1st January 1999
Richard Buxton, head of UK equities at Schroder's, reckons that, with expectations of a double-dip now low, and increasing confidence on that front encouraging companies to be more optimistic and to invest more, UK equities could rise as much as 20-25% in 2011.
He says: "It is indeed a paradox that the worst recession of a generation has made the UK one of the most attractive areas for investors today. Having shed jobs quickly at the beginning of the recession, companies are now leaner. Moreover, strong profits this year leave companies cash rich – cash which is currently on the sidelines."
Buxton expects the ‘feel-good factor' to become more evident with a further pick-up in merger and acquisitions; currently mothballed projects to be put into action; and hiring to resume.
The macroeconomic backdrop, certainly does look encouraging , with Monetary Policy Committee member Andrew Sentance saying in the Daily Telegraph that Britain's economy is recovering more strongly than in both of the previous recessions and will not be knocked off course by the spending cuts . Meanwhile, Alex Brummer of the Daily Mail points to the underlooked fact that UK's exporters are actually doing rather well.
On a global basis, Buxton says UK stocks remain relatively undervalued and offer strong recovery potential, dividend yields are growing: "Although the UK may just be a small market, listed companies have a truly global reach. These factors combined make the UK a very attractive market for investors."
On a further encouraging note, UK company fundamentals are also improving. Indeed corporate profits have been the bright spot of the recovery, with UK profits expected to be up around 50% in 2010. "This is a remarkable achievement, given what has been a fairly anaemic recovery so far," he says, adding: "The figures are testament to the hard fought restructuring which businesses engaged in during the early stages of the recession. The results are clear: many companies now enjoy improved balance sheets, streamlined costs and better cash generation."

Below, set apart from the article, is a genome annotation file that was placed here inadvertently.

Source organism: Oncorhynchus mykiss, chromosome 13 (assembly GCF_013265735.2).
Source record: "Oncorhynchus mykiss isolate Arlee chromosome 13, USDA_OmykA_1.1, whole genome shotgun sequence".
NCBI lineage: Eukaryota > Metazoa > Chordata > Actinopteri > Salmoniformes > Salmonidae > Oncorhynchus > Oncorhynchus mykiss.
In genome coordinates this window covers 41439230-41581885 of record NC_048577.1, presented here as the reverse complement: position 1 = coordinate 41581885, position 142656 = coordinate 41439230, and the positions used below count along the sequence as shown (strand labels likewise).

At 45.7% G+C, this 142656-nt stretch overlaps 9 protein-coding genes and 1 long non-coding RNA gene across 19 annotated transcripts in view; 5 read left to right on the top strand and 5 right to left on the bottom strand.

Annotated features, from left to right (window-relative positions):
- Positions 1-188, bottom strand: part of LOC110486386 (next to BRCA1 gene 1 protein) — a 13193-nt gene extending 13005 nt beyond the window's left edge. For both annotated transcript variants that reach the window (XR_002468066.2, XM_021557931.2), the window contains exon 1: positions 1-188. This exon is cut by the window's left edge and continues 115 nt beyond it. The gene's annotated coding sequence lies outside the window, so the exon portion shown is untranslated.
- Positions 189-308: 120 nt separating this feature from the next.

Up to now, investors have been swamped by concerns that a weak economic environment will drive down the profits of businesses, with costs fixed, sales variable, and profitability collapsing. But, in Buxton's view, one of the things that investors have not been focusing on is the fact that this can, and indeed does, work in reverse.
He says: "Businesses have done a sterling job of taking out costs and, as sales come back, there will be a leveraged improvement in profits. Evidence of this can be seen today, and in the medium to long term, the level of profit that businesses can generate can still move ahead significantly in excess of what they have generated in the last 12 months.
"Companies are generating record cash flows, and enjoying record profitability, yet investment is at record low levels. Now we must see that cash put to work."
The UK may be an island but it is, of course, intimately linked to the global economy but even beyond the UK, the picture is encouraging. Buxton notes that in the US, the labour market is showing signs of further improvement, with the latest employment numbers almost triple expectations. And, as the FT notes here, the US economy is picking up, with exports up, imports down and consumer spending increasing.
"Certainly anticipation of US QE2 was supportive of equities. With the cards now on the table, it is clear that the Fed is willing to do what it takes to avoid deflation, boost demand, and avoid a double-dip."
As for the impact of debt on equities, Buxton, reflecting consensus opinion says it is highly unlikely that the Bank of England will raise interest rates through the bulk of next year, while an international nod of approval for deficit reduction measures increases the likelihood that the UK will hold on to its coveted AAA rating, all factors pointing to low yields.
As Howard Archer, chief European economist, IHS Global Insight, notes here in the Guardian, it is unlikely that that the Bank of England will hike rates until late 2011.
Buxton adds: "Even if bond yields were to drift up next year, it would not undermine the valuation of equities because those yields are held artificially low by monetary policy."
Not that he is suggesting for a moment it will be plain sailing for equities from here on in: "There will undoubtedly be some external shocks. For one, European peripherals will suffer – following a period of relative calm post Greece, Ireland is back in the headlines, and this is likely to be a reoccurring issue. However, having gone sideways for 10-years – equities are now in a strong position to outperform."